Though it’s been getting downright chilly in Boise, Idaho—with a dusting of snow flurries here and there—winter in the United States officially begins with the Winter Solstice (also known as Yule, or the Longest Night) on Saturday, December 21, 2019.
I took this photo in Garden Valley, Idaho, this past summer, when we were camping at their lovely fly-in airport campground. They start getting ready for winter early, and for a good reason, their elevation is much higher than ours, so they get snow—in earnest—early!
Mornings are crisp and the evergreens flanking our front porch steps have donned festive red berries.
Goldenrod shows off its honey-colored mane as it beckons with a come-hither sway in the late afternoon sun.
All signs that autumn—a time of harvest, a time of reflection—is on its way. Len and I have played hard (and I do mean hard) all summer. Now is the season we intentionally downshift and live gently—we reflect, and we recharge our personal batteries.
“Autumn’s the mellow time.” – William Allingham, poet
You’ve seen them. Those things that look like cherry tomatoes or large berries flirting with you from between the leaves on your rose bushes. Those are rose hips. They form after the rose bloom has died. They’re typically red or orange, but depending on the type of rose bushes you have, they can also be purplish to black in color.
Providing almost 20-times the amount of vitamin C as oranges, rose hips are an incredible source of vitamin C. In addition to their anti-inflammatory properties, they also help to protect against cancer and cardiovascular disease.
You can use them fresh off the vine, dried, or preserved. They can be used in apple sauce, soups, stews, syrups, puddings, jelly/jam, bread, and pie. My favorite way is to use them is to make rose hip tea. Regardless of how you use them, you’ll need to prepare them first.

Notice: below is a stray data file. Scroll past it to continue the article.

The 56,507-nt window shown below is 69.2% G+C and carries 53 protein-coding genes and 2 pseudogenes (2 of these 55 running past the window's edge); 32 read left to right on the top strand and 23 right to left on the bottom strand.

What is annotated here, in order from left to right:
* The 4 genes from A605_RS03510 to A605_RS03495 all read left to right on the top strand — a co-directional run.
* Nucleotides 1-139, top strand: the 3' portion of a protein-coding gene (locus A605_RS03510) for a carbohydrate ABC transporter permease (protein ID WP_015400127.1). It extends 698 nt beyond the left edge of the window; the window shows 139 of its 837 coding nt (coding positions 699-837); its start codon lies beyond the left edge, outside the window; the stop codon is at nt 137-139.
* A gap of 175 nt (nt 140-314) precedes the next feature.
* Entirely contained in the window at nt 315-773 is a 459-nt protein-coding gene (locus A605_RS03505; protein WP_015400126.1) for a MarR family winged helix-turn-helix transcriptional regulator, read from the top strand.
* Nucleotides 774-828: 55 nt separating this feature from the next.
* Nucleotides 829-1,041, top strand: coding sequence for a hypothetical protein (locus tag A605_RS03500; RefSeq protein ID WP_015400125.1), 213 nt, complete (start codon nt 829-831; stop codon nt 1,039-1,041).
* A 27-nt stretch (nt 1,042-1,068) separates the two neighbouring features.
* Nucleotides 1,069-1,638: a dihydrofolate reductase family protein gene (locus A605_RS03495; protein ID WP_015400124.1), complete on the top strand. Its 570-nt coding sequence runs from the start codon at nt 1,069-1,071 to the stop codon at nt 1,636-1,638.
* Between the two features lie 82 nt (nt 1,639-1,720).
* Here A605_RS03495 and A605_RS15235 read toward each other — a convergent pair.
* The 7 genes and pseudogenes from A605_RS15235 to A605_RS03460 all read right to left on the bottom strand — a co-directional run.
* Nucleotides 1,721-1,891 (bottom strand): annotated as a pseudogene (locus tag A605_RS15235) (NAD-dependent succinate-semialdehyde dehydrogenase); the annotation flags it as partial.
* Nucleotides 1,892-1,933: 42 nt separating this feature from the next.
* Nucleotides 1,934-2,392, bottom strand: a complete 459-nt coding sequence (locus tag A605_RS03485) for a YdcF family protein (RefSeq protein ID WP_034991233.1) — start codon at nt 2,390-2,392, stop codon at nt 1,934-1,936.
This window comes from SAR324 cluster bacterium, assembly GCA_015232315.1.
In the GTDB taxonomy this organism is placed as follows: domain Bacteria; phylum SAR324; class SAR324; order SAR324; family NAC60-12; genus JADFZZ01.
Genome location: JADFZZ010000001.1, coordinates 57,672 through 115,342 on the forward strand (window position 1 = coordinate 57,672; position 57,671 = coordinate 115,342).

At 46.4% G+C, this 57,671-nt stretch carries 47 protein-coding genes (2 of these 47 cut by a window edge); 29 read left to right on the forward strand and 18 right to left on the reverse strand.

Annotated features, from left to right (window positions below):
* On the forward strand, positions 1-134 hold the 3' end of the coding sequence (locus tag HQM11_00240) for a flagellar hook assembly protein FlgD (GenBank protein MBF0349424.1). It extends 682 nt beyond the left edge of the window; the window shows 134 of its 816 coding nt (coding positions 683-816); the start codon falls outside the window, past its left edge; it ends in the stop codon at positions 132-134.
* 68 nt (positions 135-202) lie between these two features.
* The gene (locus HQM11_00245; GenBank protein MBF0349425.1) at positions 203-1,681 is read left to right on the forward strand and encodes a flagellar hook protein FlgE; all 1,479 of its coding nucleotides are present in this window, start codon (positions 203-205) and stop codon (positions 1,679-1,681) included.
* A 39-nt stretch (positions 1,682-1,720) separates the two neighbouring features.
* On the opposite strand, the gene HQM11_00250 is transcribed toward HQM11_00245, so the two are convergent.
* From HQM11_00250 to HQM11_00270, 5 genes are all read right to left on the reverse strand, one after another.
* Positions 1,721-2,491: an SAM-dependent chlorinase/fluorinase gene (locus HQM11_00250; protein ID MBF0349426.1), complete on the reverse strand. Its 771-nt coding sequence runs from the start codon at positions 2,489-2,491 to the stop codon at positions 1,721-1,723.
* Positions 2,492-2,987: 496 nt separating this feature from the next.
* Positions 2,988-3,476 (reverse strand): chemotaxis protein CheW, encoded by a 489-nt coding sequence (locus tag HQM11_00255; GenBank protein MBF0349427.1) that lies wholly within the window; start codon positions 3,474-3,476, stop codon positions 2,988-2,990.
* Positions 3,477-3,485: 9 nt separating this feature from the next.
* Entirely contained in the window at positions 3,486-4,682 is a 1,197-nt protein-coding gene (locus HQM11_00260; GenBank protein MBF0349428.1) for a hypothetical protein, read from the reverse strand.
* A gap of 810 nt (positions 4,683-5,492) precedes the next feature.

Place the hips on a clean surface to dry. When the skin begins to look slightly shriveled it’s time to split the hips in half and remove all the seeds and tiny hairs in the center. After the seeds and hairs are removed, let the hips dry completely. Don’t wait to remove the seeds until the hips are completely dry because it’s harder to de-seed them.
If they’re not going to be used within the week, store the prepared hips in sealed plastic bags and freeze them. If you’re going to use them in the next few days, simply place them in the refrigerator. Somewhat like dried cranberries, they can be eaten as a healthy snack anytime.
Boil the dried and crushed rise hips for about 10 minutes (about 2 tablespoons of berries per pint of water). If the mint in your garden took over like ours did this year, you can add a crushed mint leaf (fresh or dried). Depending on your geographic location, you may even be fortunate enough add a few hibiscus flower petals as well.
If you’re going to add honey, make sure it’s locally grown – this will help to combat allergies.
In the first picture of the slideshow you can see autumn showing off in the “spotlight” across the street, teasing us with falling temperatures. Not to be outdone, several other bold and brassy trees flaunted themselves at us as well.
In light of this wanton display, Len did a “batten down the hatches and prepare to take on water” routine around the garage and yard—changed the furnace filter, cleaned the air ducts, did leaf removal from yard and rain gutters, brought a load of fire wood into the house, had Jiminy Chimney clean our woodburning stove and pipe, lubed the garage door opener tracks against freezing, weather-stripped the back door, sealed the garage windows, put the ice scrapers in the car, took down the wind chimes, and yanked stuff from the garden and put it into the compost bin. By the look of him, you’d think that snow is on its way. And by golly, it is!
What was I doing during all of this, you ask? Why making a huge batch of chili and then freezing it to enjoy in the coming cold winter nights.